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International Day of Older Persons 2020: Pandemics and the elderly

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The United Nations International Day of Older Persons 2020 marks the 30th anniversary of the designation of this special day for global senior citizens. It brings the rights and the health of the elderly into focus. More so this year, with the pandemic making them more vulnerable to neglect.

What is International Day of Older Persons?

A series of events led to the formation of this day. Chief among them is the Vienna International Plan of Action on Ageing adopted in 1982. The plan was put forth at the World Assembly on Ageing and later accepted by the UN. More initiatives along the way culminated in the UN General Assembly designating October 1 as UNIDOP (United Nations International Day of Older Persons) in the year 1990.
This special day works towards creating an equal society for people of all ages. Twenty years after the Vienna International Plan of Action on Ageing came the Madrid International Plan of Action on Ageing, designed for a new set of challenges for the elderly in the 21st century. What makes this year’s observance more significant is that it marks the 30th anniversary.

Theme for International Day of Older Persons 2020

The theme for the International Day of Older Persons 2020 is “Pandemics: Do They Change How We Address Age and Ageing?” The theme is relevant in the face of the COVID-19 pandemic that seniors across the world are witnessing. Since they are at a higher risk of infection during disease outbreaks, this day calls for special policies and government and CSR programmes for their care.
The older population has a large contribution to society. Older persons can play many roles in the response to COVID-19 and future pandemics. They are caregivers to grandchildren and spouses, volunteers and leaders in their own right.

Impact of COVID-19 on the elderly

Seniors, especially those with comorbidities like diabetes and high blood pressure are at serious risk of infection and death from COVID-19. Septuagenarians (people between 70-79 years old) with symptoms of the virus are 20 times more likely to be hospitalised than the younger lot. Fatality risk from coronavirus starts increasing at 60 years, and only gets worse as the age increases.
Older persons suffer during pandemics in other ways. They are denied care and treatment for other unrelated health conditions. They suffer neglect and abuse in old age homes and within their own families. The pandemic has a disruptive effect on their mental health and sense of well-being. With the pandemic spreading to low-income countries, seniors without financial support are finding themselves in the throes of poverty. There have been cases of grown children ousting their parents from home after they tested positive for coronavirus.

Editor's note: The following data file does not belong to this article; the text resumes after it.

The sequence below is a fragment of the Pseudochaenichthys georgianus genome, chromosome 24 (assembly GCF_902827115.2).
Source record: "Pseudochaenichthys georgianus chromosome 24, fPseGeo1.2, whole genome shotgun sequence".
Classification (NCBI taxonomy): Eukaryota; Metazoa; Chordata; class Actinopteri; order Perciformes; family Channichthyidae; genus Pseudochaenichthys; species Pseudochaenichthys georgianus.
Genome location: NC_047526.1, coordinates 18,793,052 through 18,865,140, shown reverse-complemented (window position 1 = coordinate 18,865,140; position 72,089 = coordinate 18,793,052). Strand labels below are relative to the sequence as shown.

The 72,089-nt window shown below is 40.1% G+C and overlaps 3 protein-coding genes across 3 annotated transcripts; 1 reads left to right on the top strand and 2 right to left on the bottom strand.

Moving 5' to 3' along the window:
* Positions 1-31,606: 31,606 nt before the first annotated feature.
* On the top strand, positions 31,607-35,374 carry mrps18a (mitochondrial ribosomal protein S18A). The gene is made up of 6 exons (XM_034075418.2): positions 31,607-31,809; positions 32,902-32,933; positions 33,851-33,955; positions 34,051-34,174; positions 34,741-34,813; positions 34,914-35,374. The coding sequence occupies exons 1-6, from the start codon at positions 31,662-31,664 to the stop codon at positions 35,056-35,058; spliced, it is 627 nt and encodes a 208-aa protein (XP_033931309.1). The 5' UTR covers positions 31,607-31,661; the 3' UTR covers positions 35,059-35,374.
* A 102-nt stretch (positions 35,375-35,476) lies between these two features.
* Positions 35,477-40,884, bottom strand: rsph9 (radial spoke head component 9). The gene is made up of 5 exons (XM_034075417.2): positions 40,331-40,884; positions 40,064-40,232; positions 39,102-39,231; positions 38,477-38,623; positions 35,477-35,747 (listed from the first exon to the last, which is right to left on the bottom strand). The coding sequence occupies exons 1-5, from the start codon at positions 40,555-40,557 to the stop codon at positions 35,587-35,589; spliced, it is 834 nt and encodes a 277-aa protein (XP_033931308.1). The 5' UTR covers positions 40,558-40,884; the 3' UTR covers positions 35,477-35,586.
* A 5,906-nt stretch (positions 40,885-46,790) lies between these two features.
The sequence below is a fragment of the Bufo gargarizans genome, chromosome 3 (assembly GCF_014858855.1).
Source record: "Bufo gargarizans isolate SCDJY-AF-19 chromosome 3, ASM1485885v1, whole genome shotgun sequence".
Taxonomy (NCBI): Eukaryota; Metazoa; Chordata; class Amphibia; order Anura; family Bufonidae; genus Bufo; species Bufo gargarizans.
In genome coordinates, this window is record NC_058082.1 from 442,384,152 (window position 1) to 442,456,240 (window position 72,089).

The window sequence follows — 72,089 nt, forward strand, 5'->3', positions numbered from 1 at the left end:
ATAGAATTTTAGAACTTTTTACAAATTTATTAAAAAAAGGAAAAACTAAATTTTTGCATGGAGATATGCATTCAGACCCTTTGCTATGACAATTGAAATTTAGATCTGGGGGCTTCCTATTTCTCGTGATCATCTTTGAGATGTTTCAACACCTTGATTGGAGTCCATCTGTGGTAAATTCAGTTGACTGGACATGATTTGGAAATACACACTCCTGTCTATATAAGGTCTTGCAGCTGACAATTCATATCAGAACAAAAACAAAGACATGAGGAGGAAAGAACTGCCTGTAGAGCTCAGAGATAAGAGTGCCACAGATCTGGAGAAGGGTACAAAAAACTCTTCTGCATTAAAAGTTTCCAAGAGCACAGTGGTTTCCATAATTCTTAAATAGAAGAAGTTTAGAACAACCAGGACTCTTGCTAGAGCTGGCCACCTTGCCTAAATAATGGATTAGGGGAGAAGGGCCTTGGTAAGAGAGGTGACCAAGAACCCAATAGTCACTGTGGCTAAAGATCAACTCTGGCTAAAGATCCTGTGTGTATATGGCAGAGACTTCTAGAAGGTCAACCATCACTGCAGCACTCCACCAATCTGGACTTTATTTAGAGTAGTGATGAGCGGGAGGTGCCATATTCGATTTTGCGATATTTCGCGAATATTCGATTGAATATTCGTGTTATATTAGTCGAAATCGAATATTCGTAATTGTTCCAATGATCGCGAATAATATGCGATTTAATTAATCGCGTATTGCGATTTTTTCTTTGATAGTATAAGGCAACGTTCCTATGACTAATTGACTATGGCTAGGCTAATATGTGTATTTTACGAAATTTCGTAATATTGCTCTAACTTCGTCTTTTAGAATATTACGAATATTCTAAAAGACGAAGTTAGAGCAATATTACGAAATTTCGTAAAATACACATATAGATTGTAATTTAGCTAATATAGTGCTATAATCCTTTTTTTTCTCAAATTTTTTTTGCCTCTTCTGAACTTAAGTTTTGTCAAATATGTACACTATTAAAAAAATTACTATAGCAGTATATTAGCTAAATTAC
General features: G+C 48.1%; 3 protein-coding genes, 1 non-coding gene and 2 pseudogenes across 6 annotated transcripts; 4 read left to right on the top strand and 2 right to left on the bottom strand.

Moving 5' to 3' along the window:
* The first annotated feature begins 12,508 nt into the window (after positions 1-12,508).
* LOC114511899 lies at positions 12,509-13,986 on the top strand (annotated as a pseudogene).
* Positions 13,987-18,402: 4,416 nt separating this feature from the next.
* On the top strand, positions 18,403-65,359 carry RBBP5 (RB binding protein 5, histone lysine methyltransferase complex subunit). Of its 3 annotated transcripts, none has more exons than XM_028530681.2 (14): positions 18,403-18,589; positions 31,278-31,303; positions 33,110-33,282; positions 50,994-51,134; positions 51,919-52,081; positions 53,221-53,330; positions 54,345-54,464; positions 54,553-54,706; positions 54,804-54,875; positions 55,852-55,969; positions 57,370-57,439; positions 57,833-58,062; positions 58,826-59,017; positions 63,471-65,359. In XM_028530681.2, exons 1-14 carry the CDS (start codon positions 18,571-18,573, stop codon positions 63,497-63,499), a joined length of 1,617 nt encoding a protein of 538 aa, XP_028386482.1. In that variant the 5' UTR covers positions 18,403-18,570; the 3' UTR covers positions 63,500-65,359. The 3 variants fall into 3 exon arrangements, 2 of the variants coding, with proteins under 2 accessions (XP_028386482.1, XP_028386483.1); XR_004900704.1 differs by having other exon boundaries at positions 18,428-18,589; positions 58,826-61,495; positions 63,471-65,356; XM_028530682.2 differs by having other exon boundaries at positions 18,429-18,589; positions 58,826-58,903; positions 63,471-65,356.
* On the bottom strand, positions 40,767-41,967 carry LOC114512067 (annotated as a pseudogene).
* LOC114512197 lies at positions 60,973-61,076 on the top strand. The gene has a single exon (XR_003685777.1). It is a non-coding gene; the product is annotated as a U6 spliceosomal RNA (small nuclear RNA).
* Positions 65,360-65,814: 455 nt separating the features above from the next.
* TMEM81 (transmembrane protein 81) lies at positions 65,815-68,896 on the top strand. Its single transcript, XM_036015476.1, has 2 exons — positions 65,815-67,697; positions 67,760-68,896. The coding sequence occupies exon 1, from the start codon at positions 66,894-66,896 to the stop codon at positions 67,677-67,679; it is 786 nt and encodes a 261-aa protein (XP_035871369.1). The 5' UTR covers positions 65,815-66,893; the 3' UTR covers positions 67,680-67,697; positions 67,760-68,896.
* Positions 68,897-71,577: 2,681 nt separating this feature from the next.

Why is this day important?

The number of elderly folks is expected to more than double over the next 30 years. There will be 1.5 billion senior citizens by 2050. Our continent is part of the equation. East and South-East Asia witnessing the biggest surge in the ageing population. There are expected to be 573 million seniors in this region in 2050. Less developed countries like India will be home to two-thirds of those over 65 years of age. However, the least developed countries will see the quickest rise in their numbers, to approximately 120 million in 2050.
International Day of Older Persons 2020 is bringing governments, health professionals, experts and civil society organisations together for a deep dive on the Global Strategy and Action plan on Ageing and Health. The Strategy’s main objectives are integrated into the Sustainable Development Goals since issues of older persons are relevant to all the 17 goals. Goal #3 is directly connected to the Strategy – ensure healthy lives and promote the well-being of all at all ages.
We must recognise and draw attention to the contributions of our grandparents and their generation. Various organisations like Dignity Foundation, NGO Wishes and Blessings and HelpAge India are providing relief and support to the ageing population in India. They are actively reaching out to the elderly and delivering services. It’s time the voices of older persons are heard in government policies and corporate programmes for society at large.